are, however, some important limitations on learning model structure with

Bayes nets. In particular, there can be ways of reversing the direction of some

of the edges that have different interpretations but do not change the implied

probability distribution. Section 10.7 discusses some of these equivalent models, and highlights pitfalls in attempting to learn “causality” from data.



10.1 Fit Indices Based on Prediction Accuracy

The fact that Bayes nets are probability models gives them a distinct advantage over more ad hoc mathematical models for managing uncertainty, such

as fuzzy logic (Zadeh 1965) and certainty factors (Shortliffe and Buchanan

1975). In particular, the probabilities can be regarded as predictions and standard statistical techniques can assess how accurate those predictions are. This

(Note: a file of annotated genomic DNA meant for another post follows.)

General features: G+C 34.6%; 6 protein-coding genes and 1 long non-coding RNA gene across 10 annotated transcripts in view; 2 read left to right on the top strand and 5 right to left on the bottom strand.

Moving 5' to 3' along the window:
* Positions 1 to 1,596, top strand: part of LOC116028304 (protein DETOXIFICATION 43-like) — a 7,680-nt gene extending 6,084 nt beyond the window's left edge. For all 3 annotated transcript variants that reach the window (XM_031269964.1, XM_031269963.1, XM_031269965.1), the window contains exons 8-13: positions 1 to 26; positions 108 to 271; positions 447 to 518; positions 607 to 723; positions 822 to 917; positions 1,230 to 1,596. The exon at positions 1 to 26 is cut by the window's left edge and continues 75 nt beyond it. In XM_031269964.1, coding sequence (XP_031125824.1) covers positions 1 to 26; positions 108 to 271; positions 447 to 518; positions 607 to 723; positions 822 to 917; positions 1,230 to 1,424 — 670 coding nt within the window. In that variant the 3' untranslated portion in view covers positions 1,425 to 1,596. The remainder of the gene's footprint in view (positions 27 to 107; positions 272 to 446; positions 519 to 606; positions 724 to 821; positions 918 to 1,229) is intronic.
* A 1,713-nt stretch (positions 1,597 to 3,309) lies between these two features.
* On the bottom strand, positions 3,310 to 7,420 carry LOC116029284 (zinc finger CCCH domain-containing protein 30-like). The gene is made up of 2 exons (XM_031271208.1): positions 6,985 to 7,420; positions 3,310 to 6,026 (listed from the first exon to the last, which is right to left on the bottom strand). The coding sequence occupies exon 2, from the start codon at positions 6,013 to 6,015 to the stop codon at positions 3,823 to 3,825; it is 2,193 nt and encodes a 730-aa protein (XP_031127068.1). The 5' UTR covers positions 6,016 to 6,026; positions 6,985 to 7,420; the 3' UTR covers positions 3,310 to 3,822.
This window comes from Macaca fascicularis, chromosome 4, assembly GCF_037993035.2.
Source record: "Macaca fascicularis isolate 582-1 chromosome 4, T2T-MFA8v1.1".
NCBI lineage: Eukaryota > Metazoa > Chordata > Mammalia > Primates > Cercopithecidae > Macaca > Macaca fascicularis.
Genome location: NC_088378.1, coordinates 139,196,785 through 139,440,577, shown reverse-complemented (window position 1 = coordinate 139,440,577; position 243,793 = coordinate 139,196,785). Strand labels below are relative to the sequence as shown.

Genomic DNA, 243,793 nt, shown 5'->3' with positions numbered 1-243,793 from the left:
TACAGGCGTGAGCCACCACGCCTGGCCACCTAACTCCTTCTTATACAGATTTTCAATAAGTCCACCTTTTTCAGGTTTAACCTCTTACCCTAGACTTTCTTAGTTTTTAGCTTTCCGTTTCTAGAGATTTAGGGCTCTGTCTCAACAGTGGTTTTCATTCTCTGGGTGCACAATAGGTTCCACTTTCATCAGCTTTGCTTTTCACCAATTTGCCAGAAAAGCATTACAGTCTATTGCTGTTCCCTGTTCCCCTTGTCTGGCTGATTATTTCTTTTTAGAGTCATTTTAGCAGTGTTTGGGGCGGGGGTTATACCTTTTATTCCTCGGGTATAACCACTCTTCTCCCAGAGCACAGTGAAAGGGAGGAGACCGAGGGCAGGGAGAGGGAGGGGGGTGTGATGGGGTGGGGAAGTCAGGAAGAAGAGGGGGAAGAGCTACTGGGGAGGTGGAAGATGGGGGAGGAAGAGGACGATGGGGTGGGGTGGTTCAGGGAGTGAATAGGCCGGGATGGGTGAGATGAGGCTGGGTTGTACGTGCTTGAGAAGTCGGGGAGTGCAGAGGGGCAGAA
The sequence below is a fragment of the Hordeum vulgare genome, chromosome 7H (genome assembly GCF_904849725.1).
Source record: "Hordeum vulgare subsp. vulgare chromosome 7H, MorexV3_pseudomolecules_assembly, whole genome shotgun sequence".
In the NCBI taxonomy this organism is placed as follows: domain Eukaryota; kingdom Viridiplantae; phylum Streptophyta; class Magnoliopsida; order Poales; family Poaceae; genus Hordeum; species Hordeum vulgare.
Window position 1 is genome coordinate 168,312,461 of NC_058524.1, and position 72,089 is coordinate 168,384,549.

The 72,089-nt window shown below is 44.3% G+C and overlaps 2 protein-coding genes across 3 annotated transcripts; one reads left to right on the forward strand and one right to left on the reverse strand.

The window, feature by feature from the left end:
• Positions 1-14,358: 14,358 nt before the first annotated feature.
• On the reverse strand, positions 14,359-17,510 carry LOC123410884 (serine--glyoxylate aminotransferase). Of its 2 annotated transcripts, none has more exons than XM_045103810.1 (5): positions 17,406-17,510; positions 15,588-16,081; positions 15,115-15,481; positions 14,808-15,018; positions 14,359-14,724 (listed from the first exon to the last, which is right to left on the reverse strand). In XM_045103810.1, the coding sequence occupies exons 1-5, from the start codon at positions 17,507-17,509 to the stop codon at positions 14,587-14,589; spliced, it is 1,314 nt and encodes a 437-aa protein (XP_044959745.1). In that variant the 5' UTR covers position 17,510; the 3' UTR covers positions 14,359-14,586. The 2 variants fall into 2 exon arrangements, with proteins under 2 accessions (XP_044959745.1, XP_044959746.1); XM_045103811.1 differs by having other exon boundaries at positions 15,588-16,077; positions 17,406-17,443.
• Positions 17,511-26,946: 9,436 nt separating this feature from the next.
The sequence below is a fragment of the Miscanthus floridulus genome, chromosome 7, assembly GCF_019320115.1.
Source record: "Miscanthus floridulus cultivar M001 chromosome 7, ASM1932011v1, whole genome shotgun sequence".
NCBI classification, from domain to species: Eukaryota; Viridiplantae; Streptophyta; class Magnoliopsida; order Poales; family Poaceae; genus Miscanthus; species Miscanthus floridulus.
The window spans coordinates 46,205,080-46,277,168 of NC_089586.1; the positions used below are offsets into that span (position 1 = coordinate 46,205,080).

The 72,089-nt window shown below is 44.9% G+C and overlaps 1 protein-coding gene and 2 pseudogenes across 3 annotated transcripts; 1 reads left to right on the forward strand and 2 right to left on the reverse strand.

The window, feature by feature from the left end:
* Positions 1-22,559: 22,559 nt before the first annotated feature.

assessment yields information about how well the model fits the data.

Cowell et al. (1993) describe several locations in a Bayesian network at

which fit can be assessed:

Node Fit: How well the model predicts the distribution of a single variable

in the model. These can either be conditional predictions taking

the values of other variables into account or marginal predictions

ignoring the values of other variables.

Edge Fit: How well the relationship between a parent and child in the graph

is modeled.

Global Fit: How well all variables in the data fit the graphical model.

These are not always easy to apply in educational testing because the

proficiency variables are latent, and therefore predictive patterns of certain

dependencies described in the model cannot be directly assessed. In particular,

parent–child relationships often involve at least one latent variable and hence,

they cannot be directly tested with only observed data. Thus, the node fit

indices can only be applied to observable variables and the global fit indices

must calculate how well the model predicts all the observables.



10.1 Fit Indices Based on Prediction Accuracy